Section 4: The Nervous System
Human brains are like a complex communication network. The brain is a system of nerves that sends and receives electrical signals all throughout the body. The nervous system’s two main organs, the brain and the spinal cord, both play a vital role in the body’s ability to collect information, process that information, and respond to it.
The nervous system is made up of two divisions that work together: the central nervous system and the peripheral nervous system. The central nervous system is the control center of the body, which is made up of the brain and spinal cord. It processes information and then creates a response, which is then delivered to the correct part of the body via the peripheral nervous system.
The control center of the nervous system is the brain. The brain, located in the skull, is comprised of three main regions. The cerebrum is the largest part of the brain, and it sits on top of the brain stem. It controls movement, the senses, speech, and abstract thought. This section of brain is divided into two hemispheres. Each hemisphere controls different skills or ways of thinking. The right hemisphere of the brain is referred to as the analog brain. It controls three-dimensional sense, creativity and artistic senses, processing information from the “big picture” first and then looking at the details. The left brain is sometimes referred to as the digital brain since it controls logical thinking, reading, and writing and processing information in an analytical and sequential way. The outer layer of the cerebrum is called the cerebral cortex, which controls body movements and processes information from the sense organs.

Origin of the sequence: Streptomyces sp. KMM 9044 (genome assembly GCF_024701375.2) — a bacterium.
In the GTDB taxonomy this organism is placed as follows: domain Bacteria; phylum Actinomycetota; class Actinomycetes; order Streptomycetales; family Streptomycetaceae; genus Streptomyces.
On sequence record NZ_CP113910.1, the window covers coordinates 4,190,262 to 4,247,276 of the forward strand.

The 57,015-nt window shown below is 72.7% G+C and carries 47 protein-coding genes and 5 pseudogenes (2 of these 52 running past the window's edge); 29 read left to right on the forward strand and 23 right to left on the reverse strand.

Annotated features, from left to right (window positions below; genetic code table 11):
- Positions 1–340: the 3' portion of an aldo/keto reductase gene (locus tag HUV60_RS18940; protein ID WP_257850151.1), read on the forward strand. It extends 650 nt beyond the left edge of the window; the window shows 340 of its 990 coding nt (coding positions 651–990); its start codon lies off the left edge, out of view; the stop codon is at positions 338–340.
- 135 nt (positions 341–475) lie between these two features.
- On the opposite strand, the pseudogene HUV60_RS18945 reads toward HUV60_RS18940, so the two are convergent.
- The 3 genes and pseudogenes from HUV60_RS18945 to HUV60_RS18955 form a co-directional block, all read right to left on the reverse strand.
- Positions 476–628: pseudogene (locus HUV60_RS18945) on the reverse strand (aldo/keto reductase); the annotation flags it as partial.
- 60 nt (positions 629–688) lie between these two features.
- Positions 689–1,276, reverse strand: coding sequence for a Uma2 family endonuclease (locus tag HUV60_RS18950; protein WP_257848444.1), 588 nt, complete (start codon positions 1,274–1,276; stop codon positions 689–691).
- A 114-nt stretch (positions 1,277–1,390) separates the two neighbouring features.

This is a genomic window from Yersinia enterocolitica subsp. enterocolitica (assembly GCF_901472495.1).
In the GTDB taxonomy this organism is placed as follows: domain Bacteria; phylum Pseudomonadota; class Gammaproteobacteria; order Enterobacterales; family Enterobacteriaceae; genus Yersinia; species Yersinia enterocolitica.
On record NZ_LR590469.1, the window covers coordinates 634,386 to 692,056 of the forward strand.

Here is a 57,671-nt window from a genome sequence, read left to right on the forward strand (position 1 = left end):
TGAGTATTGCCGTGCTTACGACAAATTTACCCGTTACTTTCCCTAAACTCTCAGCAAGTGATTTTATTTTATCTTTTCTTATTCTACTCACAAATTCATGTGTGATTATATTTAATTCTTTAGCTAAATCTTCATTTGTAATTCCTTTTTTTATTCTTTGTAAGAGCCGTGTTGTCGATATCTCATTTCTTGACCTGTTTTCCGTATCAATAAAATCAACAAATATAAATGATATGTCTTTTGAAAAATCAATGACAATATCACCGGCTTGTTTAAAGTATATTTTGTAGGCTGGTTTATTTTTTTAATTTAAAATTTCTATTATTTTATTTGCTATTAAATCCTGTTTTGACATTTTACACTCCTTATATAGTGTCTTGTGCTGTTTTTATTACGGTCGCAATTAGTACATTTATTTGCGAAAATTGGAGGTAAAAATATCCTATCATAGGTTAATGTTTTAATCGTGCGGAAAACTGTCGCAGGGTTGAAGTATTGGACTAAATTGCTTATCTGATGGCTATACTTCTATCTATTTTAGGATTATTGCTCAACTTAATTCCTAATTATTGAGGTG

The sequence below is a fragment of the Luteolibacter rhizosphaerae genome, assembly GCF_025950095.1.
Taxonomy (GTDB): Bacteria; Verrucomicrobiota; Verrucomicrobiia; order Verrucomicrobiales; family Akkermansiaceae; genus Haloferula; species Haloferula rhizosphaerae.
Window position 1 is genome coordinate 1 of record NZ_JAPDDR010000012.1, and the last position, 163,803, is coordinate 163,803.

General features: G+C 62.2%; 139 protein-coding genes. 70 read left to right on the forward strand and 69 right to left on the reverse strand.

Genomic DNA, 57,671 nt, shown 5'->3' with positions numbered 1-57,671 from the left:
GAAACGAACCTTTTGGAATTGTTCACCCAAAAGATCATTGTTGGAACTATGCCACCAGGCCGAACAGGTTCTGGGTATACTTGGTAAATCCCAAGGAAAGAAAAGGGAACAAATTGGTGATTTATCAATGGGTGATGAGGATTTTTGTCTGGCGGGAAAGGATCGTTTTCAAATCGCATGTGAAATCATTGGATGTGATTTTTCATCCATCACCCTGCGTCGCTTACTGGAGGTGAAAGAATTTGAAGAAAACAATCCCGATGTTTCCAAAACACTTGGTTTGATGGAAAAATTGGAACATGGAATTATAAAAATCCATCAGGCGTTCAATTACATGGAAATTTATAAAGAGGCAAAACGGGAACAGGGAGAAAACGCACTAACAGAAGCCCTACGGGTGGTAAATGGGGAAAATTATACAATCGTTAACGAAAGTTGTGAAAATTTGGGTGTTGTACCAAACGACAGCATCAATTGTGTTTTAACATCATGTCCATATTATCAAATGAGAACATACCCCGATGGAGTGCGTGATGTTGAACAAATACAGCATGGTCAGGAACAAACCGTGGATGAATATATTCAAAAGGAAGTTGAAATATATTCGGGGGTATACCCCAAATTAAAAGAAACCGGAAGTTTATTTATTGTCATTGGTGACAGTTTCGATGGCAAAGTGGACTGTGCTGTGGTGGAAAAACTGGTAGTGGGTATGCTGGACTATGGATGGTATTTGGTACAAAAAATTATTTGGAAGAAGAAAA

The cerebellum is the second largest region of the brain and is found under the cerebrum and next to the brain stem. It coordinates the action of muscles and helps maintain balance. Hand-eye coordination develops here, giving the cerebellum an important role in decision making. The brain stem is the smallest of the three parts and is found underneath the cerebrum. It connects the brain and the spinal cord. It filters data to and from other parts of the brain and controls involuntary actions like breathing and heart rate.
The other nerves that are not found inside the central nervous system are found in the peripheral nervous system. The peripheral nervous system consists of a network of nerves that branch out from the central nervous system and connect it to the rest of the body. There are two divisions within the peripheral nervous system: the motor division and the sensory division. The motor division transmits impulses from the central nervous system to muscles and glands, allowing us to move. The sensory division transmits impulses from sense organs to the central nervous system, sending messages to the brain about what something might smell, taste, feel, look or sound like. A reflex is an automatic response that occurs very rapidly and without conscious control. It helps protect the body.
The sensory receptors in our bodies allow us to detect or sense the physical aspects of our environment. Our senses include stimuli both inside and outside of the body. Vision, or sight, is our ability to see light. Light enters our eyes and stimulates the rods and cones, which are cells found in the retina. They send impulses to the optic nerve, and the brain then interprets the image we see. Hearing is our ability to sense sound. Ears pick up sound waves caused by vibrations that the brain interprets. Taste and smell work closely together as both have sensory neurons that sense chemicals. The chemicals trigger responses in receptors in the nose and mouth. Taste is controlled by nerve cells on the tongue, whereas sensory neurons found in the nose detect numerous smells. Touch is the body’s ability to sense pain, pressure, or temperature. Sensory receptors pick up changes in these and send impulses to the brain or spinal cord.